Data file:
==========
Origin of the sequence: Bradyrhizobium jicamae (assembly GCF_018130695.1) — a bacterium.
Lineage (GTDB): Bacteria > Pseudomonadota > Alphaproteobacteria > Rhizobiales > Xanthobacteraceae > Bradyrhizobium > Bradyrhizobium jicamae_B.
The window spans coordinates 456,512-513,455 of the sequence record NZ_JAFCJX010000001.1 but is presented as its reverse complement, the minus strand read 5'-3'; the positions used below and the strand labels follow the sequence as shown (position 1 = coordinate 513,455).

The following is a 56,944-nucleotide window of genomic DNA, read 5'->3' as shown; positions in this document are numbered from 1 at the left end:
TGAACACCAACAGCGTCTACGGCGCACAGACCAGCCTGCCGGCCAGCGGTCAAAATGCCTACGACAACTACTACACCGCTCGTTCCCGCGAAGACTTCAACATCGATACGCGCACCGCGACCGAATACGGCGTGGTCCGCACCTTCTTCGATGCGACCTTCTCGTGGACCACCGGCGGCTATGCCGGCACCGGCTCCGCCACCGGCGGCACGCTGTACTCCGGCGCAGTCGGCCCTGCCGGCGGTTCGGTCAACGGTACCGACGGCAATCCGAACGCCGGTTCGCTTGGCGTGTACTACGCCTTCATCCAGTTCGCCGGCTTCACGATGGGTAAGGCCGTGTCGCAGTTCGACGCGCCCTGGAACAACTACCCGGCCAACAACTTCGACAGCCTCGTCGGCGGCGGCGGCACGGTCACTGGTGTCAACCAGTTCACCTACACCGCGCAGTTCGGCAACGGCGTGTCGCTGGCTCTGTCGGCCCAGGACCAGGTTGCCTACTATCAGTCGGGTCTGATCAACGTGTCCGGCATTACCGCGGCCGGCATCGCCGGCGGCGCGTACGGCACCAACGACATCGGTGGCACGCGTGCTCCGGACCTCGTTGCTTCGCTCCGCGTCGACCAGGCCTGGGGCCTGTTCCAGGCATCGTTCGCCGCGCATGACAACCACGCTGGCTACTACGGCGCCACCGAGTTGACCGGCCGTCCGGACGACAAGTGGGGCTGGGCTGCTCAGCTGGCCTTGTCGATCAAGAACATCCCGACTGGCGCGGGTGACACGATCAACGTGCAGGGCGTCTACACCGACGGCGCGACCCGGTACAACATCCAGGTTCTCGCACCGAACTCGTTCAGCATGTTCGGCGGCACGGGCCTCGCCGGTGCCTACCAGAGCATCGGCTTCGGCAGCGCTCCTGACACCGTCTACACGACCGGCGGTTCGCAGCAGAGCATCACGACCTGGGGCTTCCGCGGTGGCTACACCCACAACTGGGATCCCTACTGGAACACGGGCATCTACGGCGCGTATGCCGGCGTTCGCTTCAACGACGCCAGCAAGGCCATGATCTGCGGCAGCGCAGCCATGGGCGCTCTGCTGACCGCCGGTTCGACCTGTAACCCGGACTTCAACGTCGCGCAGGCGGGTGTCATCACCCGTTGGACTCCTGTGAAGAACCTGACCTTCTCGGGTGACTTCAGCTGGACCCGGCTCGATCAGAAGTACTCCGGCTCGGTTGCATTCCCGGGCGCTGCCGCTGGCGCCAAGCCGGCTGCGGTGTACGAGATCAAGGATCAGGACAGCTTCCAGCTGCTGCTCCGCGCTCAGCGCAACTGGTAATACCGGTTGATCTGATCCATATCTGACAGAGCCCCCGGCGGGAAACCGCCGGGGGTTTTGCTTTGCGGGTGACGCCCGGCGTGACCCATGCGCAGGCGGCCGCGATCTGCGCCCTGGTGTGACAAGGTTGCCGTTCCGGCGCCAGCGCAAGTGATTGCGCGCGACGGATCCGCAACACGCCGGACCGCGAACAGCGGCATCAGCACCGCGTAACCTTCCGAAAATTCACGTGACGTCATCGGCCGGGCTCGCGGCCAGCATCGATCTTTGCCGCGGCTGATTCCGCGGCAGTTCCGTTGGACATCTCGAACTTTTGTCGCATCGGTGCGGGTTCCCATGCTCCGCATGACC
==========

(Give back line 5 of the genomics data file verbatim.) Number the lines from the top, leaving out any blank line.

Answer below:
TGAACACCAACAGCGTCTACGGCGCACAGACCAGCCTGCCGGCCAGCGGTCAAAATGCCTACGACAACTACTACACCGCTCGTTCCCGCGAAGACTTCAACATCGATACGCGCACCGCGACCGAATACGGCGTGGTCCGCACCTTCTTCGATGCGACCTTCTCGTGGACCACCGGCGGCTATGCCGGCACCGGCTCCGCCACCGGCGGCACGCTGTACTCCGGCGCAGTCGGCCCTGCCGGCGGTTCGGTCAACGGTACCGACGGCAATCCGAACGCCGGTTCGCTTGGCGTGTACTACGCCTTCATCCAGTTCGCCGGCTTCACGATGGGTAAGGCCGTGTCGCAGTTCGACGCGCCCTGGAACAACTACCCGGCCAACAACTTCGACAGCCTCGTCGGCGGCGGCGGCACGGTCACTGGTGTCAACCAGTTCACCTACACCGCGCAGTTCGGCAACGGCGTGTCGCTGGCTCTGTCGGCCCAGGACCAGGTTGCCTACTATCAGTCGGGTCTGATCAACGTGTCCGGCATTACCGCGGCCGGCATCGCCGGCGGCGCGTACGGCACCAACGACATCGGTGGCACGCGTGCTCCGGACCTCGTTGCTTCGCTCCGCGTCGACCAGGCCTGGGGCCTGTTCCAGGCATCGTTCGCCGCGCATGACAACCACGCTGGCTACTACGGCGCCACCGAGTTGACCGGCCGTCCGGACGACAAGTGGGGCTGGGCTGCTCAGCTGGCCTTGTCGATCAAGAACATCCCGACTGGCGCGGGTGACACGATCAACGTGCAGGGCGTCTACACCGACGGCGCGACCCGGTACAACATCCAGGTTCTCGCACCGAACTCGTTCAGCATGTTCGGCGGCACGGGCCTCGCCGGTGCCTACCAGAGCATCGGCTTCGGCAGCGCTCCTGACACCGTCTACACGACCGGCGGTTCGCAGCAGAGCATCACGACCTGGGGCTTCCGCGGTGGCTACACCCACAACTGGGATCCCTACTGGAACACGGGCATCTACGGCGCGTATGCCGGCGTTCGCTTCAACGACGCCAGCAAGGCCATGATCTGCGGCAGCGCAGCCATGGGCGCTCTGCTGACCGCCGGTTCGACCTGTAACCCGGACTTCAACGTCGCGCAGGCGGGTGTCATCACCCGTTGGACTCCTGTGAAGAACCTGACCTTCTCGGGTGACTTCAGCTGGACCCGGCTCGATCAGAAGTACTCCGGCTCGGTTGCATTCCCGGGCGCTGCCGCTGGCGCCAAGCCGGCTGCGGTGTACGAGATCAAGGATCAGGACAGCTTCCAGCTGCTGCTCCGCGCTCAGCGCAACTGGTAATACCGGTTGATCTGATCCATATCTGACAGAGCCCCCGGCGGGAAACCGCCGGGGGTTTTGCTTTGCGGGTGACGCCCGGCGTGACCCATGCGCAGGCGGCCGCGATCTGCGCCCTGGTGTGACAAGGTTGCCGTTCCGGCGCCAGCGCAAGTGATTGCGCGCGACGGATCCGCAACACGCCGGACCGCGAACAGCGGCATCAGCACCGCGTAACCTTCCGAAAATTCACGTGACGTCATCGGCCGGGCTCGCGGCCAGCATCGATCTTTGCCGCGGCTGATTCCGCGGCAGTTCCGTTGGACATCTCGAACTTTTGTCGCATCGGTGCGGGTTCCCATGCTCCGCATGACC